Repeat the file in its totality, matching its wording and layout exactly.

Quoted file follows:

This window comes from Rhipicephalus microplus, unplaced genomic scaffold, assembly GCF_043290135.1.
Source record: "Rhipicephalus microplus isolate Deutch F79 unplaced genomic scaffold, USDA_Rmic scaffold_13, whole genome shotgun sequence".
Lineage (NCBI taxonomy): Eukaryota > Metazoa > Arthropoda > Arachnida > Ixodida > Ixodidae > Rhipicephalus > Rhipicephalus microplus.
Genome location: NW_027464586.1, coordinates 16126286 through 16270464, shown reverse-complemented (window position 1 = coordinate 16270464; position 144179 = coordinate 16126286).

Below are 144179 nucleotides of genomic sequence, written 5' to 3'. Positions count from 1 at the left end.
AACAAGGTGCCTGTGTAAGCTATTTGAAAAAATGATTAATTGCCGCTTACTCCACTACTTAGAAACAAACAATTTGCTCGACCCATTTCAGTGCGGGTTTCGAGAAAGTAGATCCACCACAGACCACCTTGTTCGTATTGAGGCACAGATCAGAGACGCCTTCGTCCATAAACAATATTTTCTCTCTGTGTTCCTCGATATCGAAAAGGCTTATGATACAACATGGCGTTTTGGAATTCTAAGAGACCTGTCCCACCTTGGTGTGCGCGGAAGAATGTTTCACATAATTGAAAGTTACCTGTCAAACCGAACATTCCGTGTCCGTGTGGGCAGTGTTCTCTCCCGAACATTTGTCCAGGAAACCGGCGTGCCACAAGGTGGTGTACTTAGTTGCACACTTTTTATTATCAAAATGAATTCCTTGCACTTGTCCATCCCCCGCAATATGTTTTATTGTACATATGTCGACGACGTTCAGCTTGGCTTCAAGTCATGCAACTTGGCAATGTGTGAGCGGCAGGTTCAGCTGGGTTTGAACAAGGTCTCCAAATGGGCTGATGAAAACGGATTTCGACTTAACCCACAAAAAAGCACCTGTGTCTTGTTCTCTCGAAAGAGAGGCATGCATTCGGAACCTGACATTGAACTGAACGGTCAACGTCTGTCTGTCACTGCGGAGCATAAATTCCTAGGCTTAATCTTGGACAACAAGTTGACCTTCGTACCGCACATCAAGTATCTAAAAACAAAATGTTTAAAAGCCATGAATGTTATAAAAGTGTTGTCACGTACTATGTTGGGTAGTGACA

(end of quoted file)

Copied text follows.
This window comes from Rhipicephalus microplus, unplaced genomic scaffold, assembly GCF_043290135.1.
Source record: "Rhipicephalus microplus isolate Deutch F79 unplaced genomic scaffold, USDA_Rmic scaffold_13, whole genome shotgun sequence".
Lineage (NCBI taxonomy): Eukaryota > Metazoa > Arthropoda > Arachnida > Ixodida > Ixodidae > Rhipicephalus > Rhipicephalus microplus.
Genome location: NW_027464586.1, coordinates 16126286 through 16270464, shown reverse-complemented (window position 1 = coordinate 16270464; position 144179 = coordinate 16126286).

Below are 144179 nucleotides of genomic sequence, written 5' to 3'. Positions count from 1 at the left end.
AACAAGGTGCCTGTGTAAGCTATTTGAAAAAATGATTAATTGCCGCTTACTCCACTACTTAGAAACAAACAATTTGCTCGACCCATTTCAGTGCGGGTTTCGAGAAAGTAGATCCACCACAGACCACCTTGTTCGTATTGAGGCACAGATCAGAGACGCCTTCGTCCATAAACAATATTTTCTCTCTGTGTTCCTCGATATCGAAAAGGCTTATGATACAACATGGCGTTTTGGAATTCTAAGAGACCTGTCCCACCTTGGTGTGCGCGGAAGAATGTTTCACATAATTGAAAGTTACCTGTCAAACCGAACATTCCGTGTCCGTGTGGGCAGTGTTCTCTCCCGAACATTTGTCCAGGAAACCGGCGTGCCACAAGGTGGTGTACTTAGTTGCACACTTTTTATTATCAAAATGAATTCCTTGCACTTGTCCATCCCCCGCAATATGTTTTATTGTACATATGTCGACGACGTTCAGCTTGGCTTCAAGTCATGCAACTTGGCAATGTGTGAGCGGCAGGTTCAGCTGGGTTTGAACAAGGTCTCCAAATGGGCTGATGAAAACGGATTTCGACTTAACCCACAAAAAAGCACCTGTGTCTTGTTCTCTCGAAAGAGAGGCATGCATTCGGAACCTGACATTGAACTGAACGGTCAACGTCTGTCTGTCACTGCGGAGCATAAATTCCTAGGCTTAATCTTGGACAACAAGTTGACCTTCGTACCGCACATCAAGTATCTAAAAACAAAATGTTTAAAAGCCATGAATGTTATAAAAGTGTTGTCACGTACTATGTTGGGTAGTGACA